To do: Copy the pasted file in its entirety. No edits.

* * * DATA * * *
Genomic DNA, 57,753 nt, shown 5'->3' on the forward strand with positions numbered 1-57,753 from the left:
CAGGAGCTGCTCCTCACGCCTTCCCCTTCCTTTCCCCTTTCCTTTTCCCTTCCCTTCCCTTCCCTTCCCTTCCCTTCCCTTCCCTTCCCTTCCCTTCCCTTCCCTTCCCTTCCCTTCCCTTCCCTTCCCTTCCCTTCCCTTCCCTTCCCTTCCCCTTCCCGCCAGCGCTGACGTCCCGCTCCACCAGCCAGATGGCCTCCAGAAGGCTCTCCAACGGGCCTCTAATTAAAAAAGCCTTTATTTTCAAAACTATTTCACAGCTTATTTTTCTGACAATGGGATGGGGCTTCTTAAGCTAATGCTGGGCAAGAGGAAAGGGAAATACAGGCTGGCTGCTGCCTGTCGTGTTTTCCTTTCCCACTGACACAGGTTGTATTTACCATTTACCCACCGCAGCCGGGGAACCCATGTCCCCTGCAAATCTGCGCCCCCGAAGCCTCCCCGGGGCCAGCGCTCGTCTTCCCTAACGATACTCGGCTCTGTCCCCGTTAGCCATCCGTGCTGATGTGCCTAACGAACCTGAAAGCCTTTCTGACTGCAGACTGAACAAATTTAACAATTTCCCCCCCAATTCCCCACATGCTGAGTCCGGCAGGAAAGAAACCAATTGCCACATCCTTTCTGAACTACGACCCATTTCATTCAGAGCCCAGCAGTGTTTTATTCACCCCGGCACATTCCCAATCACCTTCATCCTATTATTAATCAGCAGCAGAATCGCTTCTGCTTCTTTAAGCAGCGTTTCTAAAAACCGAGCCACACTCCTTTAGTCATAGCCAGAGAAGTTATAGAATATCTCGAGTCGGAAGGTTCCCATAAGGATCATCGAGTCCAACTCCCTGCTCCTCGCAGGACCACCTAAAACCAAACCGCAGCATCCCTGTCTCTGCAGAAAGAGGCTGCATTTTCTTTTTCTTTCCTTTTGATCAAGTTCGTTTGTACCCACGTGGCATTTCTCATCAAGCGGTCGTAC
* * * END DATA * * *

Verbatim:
Genomic DNA, 57,753 nt, shown 5'->3' on the forward strand with positions numbered 1-57,753 from the left:
CAGGAGCTGCTCCTCACGCCTTCCCCTTCCTTTCCCCTTTCCTTTTCCCTTCCCTTCCCTTCCCTTCCCTTCCCTTCCCTTCCCTTCCCTTCCCTTCCCTTCCCTTCCCTTCCCTTCCCTTCCCTTCCCTTCCCTTCCCTTCCCTTCCCTTCCCCTTCCCGCCAGCGCTGACGTCCCGCTCCACCAGCCAGATGGCCTCCAGAAGGCTCTCCAACGGGCCTCTAATTAAAAAAGCCTTTATTTTCAAAACTATTTCACAGCTTATTTTTCTGACAATGGGATGGGGCTTCTTAAGCTAATGCTGGGCAAGAGGAAAGGGAAATACAGGCTGGCTGCTGCCTGTCGTGTTTTCCTTTCCCACTGACACAGGTTGTATTTACCATTTACCCACCGCAGCCGGGGAACCCATGTCCCCTGCAAATCTGCGCCCCCGAAGCCTCCCCGGGGCCAGCGCTCGTCTTCCCTAACGATACTCGGCTCTGTCCCCGTTAGCCATCCGTGCTGATGTGCCTAACGAACCTGAAAGCCTTTCTGACTGCAGACTGAACAAATTTAACAATTTCCCCCCCAATTCCCCACATGCTGAGTCCGGCAGGAAAGAAACCAATTGCCACATCCTTTCTGAACTACGACCCATTTCATTCAGAGCCCAGCAGTGTTTTATTCACCCCGGCACATTCCCAATCACCTTCATCCTATTATTAATCAGCAGCAGAATCGCTTCTGCTTCTTTAAGCAGCGTTTCTAAAAACCGAGCCACACTCCTTTAGTCATAGCCAGAGAAGTTATAGAATATCTCGAGTCGGAAGGTTCCCATAAGGATCATCGAGTCCAACTCCCTGCTCCTCGCAGGACCACCTAAAACCAAACCGCAGCATCCCTGTCTCTGCAGAAAGAGGCTGCATTTTCTTTTTCTTTCCTTTTGATCAAGTTCGTTTGTACCCACGTGGCATTTCTCATCAAGCGGTCGTAC